While 64% dont see an end to the COVID-19 outbreak in sight, the majority (71%) still remain optimistic about the future as the world continues to battle COVID-19, suggesting the pandemic hasnt dampened spirits completely.
“We couldnt take the temperature on the state of mens health this year without focusing on the one thing that has affected every person in this country and beyond,” said Dr. Eric Klein, chairman of Cleveland Clinics Glickman Urological and Kidney Institute. “Many men are finding themselves in new and different roles as a result of this pandemic; for example, they are out of work or are working around the clock at home looking after kids with their partners all while worrying about their familys health and their own health. Its no surprise that mental health rose to the top as a critical issue in this years survey.
“We want to remind men that their health shouldnt take a back seat, especially during a pandemic,” Klein said. “If youre experiencing symptoms that indicate a real health issue, dont be afraid to come to the hospital or schedule an appointment with a health care provider, either virtually or in person. Your health is too important not to.”
For Fister, once he got to the hospital, doctors had to stabilize his health, including getting him on dialysis three times a week.
Doctors wanted to do whats called a TAVR procedure, a relatively new procedure that has been a paradigm shift for patients and doctors, Lahorra said. The procedure eliminates the need for open-heart surgery in some patients, which would obviously require a much-longer recovery time. In a TAVR procedure, the aortic valve is opened up through the groin and patients can go home the next day.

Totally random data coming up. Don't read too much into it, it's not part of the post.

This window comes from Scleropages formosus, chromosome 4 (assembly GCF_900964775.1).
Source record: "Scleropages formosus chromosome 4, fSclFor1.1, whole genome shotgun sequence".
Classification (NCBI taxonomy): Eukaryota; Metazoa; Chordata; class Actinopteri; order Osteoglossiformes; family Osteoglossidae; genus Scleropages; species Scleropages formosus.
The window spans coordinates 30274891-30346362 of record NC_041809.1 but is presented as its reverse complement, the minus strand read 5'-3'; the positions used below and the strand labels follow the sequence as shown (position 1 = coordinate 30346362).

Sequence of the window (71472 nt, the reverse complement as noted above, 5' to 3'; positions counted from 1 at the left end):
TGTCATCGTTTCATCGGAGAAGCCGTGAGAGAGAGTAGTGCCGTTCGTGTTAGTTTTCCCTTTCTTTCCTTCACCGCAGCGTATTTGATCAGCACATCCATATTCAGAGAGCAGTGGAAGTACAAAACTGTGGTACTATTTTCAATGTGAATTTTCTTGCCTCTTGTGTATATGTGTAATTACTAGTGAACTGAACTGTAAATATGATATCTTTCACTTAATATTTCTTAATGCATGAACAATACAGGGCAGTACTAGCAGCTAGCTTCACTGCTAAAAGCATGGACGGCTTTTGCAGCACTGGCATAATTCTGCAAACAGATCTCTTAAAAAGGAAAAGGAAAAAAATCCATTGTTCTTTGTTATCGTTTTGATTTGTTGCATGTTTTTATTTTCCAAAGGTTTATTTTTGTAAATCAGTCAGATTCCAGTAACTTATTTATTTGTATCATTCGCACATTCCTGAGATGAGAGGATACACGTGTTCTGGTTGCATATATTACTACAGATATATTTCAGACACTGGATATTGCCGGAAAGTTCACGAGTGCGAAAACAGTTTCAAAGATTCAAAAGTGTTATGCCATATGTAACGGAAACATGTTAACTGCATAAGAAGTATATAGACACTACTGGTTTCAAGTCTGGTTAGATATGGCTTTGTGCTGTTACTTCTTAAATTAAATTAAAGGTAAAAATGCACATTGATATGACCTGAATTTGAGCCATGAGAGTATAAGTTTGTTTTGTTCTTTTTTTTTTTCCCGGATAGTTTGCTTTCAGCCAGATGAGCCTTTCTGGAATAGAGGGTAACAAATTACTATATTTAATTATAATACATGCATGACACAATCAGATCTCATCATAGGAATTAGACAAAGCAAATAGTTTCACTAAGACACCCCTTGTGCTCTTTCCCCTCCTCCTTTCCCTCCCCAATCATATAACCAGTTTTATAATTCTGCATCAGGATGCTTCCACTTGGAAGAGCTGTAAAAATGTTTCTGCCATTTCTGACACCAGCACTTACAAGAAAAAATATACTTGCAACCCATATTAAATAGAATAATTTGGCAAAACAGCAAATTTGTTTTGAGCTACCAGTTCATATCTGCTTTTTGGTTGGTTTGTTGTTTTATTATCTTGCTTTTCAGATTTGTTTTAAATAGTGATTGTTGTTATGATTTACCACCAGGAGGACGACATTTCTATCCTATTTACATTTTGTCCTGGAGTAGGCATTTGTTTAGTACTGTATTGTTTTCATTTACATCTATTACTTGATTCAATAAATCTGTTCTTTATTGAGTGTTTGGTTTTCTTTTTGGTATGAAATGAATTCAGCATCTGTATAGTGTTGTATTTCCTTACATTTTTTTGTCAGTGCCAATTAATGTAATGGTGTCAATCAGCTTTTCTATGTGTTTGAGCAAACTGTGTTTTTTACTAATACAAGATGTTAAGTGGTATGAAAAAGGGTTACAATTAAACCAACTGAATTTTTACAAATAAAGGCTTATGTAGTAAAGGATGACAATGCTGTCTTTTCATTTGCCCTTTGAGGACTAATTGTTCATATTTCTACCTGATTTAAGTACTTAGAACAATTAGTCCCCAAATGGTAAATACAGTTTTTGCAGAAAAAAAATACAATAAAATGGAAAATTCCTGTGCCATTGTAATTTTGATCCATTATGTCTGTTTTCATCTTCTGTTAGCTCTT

But for Fister, even proceeding with the TAVR was considered risky, given his initial medical issues. So doctors temporarily opened the valve with a balloon to give him a few months to stabilize his other health issues. He had the TAVR procedure in July, performed by Lahorra and cardiologist Dr. Anmar Kanaan.
Doctors also wanted to keep Fister out of the hospital during the height of the COVID-19 pandemic last spring because he was a severe risk.
“He is the exact patient who if he got COVID, he would not do well. He would do very poorly. We discussed that with him,” Lahorra said.
Hospitals have seen patients who were avoiding getting care for fear of contracting COVID-19, to the detriment of their health, he said.
But now, however, data have shown hospitals are safe, even for people at high riks for COVID-19 complications, he said.
“This is a vital message to get out. Continue with your routine health care and certainly for more urgent acute problems, definitely get seen. The environment is very safe,” Lahorra said.
Fister is grateful for what he calls his “medical miracle.” He feels great now and just got trained to do peritoneal dialysis at home. His wife, Sue, was just moved to a rehab facility and he hopes she will be able to come home soon.
Fister said hes a fairly private person, but agreed to talk about his medical journey because “there are people who might be helped from this,” he said. “If I can help some people, thats why were talking today.”
Beacon Journal consumer columnist and medical reporter Betty Lin-Fisher can be reached at 330-996-3724 or firstname.lastname@example.org. Follow her @blinfisherABJ on Twitter or www.facebook.com/BettyLinFisherABJ and see all her stories at www.beaconjournal.com/topics/linfisher